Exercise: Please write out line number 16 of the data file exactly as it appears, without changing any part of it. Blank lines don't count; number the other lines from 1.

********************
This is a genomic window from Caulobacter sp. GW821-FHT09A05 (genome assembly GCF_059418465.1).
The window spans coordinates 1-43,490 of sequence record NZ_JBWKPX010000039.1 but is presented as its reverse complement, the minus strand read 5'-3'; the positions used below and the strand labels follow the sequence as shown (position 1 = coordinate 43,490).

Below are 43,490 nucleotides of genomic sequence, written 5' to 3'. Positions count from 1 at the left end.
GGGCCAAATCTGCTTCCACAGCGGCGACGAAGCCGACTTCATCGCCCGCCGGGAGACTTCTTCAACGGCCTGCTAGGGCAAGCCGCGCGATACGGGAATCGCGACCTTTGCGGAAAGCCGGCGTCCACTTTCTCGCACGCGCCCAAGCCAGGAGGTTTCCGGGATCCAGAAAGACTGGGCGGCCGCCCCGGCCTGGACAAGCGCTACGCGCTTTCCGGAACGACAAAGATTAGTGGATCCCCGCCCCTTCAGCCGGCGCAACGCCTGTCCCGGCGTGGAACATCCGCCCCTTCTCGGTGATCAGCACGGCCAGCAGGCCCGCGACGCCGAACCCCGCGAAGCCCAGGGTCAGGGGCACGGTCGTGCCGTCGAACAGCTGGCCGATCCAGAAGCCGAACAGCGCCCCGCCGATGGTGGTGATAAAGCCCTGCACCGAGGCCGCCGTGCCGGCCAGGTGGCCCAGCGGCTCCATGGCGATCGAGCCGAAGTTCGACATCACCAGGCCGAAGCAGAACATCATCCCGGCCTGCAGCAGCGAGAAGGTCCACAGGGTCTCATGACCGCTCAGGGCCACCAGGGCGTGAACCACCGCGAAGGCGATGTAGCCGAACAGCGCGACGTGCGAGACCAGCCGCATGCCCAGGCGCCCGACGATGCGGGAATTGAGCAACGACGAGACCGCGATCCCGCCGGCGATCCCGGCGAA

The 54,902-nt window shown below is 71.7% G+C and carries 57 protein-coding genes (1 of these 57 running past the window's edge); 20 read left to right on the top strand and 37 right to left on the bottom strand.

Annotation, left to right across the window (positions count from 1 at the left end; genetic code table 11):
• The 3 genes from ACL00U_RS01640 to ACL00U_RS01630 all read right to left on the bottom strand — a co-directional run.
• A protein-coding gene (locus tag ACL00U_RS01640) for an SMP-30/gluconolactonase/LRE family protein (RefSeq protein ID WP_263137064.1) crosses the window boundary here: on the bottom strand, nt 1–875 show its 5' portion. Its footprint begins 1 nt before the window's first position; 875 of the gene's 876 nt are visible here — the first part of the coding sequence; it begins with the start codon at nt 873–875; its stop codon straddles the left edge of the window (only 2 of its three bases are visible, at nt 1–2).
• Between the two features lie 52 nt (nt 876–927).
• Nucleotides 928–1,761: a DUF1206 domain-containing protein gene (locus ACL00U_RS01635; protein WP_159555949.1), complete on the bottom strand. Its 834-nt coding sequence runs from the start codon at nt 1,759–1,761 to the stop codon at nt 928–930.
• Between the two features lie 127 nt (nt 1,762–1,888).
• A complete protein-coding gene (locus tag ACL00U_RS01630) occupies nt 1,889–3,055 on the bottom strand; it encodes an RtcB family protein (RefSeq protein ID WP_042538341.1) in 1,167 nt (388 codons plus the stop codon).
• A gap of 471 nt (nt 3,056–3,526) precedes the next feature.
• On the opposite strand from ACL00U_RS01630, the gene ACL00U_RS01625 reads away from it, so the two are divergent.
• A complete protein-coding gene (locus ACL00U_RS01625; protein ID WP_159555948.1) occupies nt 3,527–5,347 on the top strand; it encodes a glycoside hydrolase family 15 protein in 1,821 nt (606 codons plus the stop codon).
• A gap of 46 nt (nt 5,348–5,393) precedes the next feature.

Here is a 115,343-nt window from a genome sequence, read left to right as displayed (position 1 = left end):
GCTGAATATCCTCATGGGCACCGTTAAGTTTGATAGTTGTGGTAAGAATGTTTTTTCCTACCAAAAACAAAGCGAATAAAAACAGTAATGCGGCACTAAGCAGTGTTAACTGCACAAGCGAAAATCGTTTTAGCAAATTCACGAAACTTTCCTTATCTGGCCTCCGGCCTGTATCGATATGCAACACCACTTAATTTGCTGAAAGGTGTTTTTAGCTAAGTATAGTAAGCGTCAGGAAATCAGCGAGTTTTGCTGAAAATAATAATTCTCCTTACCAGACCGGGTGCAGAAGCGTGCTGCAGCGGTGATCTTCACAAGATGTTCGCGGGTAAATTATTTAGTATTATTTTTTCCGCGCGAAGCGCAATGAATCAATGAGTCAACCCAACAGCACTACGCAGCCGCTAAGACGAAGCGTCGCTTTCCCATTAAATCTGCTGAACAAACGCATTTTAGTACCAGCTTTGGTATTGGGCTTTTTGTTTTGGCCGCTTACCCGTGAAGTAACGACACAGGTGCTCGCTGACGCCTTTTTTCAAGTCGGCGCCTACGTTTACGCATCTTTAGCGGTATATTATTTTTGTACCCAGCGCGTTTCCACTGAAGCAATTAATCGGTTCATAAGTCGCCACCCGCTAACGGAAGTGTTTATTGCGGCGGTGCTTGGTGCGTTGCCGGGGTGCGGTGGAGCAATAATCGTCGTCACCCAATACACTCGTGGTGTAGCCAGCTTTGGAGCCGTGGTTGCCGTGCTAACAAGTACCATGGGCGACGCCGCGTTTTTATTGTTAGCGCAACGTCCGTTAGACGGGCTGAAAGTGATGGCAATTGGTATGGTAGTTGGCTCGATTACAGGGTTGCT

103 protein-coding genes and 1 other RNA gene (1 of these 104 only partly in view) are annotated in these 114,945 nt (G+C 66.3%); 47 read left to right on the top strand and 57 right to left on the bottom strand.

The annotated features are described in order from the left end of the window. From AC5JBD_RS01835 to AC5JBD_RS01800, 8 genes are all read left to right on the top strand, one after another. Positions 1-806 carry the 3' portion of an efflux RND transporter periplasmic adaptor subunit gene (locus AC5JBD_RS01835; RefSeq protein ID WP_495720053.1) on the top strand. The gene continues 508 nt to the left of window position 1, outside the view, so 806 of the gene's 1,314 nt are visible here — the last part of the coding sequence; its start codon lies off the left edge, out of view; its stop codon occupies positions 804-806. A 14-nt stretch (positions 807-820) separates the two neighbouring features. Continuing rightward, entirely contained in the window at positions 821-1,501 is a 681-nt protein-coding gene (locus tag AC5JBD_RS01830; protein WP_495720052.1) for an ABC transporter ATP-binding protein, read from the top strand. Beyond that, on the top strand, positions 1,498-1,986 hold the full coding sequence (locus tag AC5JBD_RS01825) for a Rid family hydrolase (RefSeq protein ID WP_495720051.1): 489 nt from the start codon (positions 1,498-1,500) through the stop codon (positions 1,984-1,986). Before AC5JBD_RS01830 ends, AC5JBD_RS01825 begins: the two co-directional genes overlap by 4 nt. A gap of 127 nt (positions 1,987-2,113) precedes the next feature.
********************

• A gap of 46 nt (nt 5,348–5,393) precedes the next feature.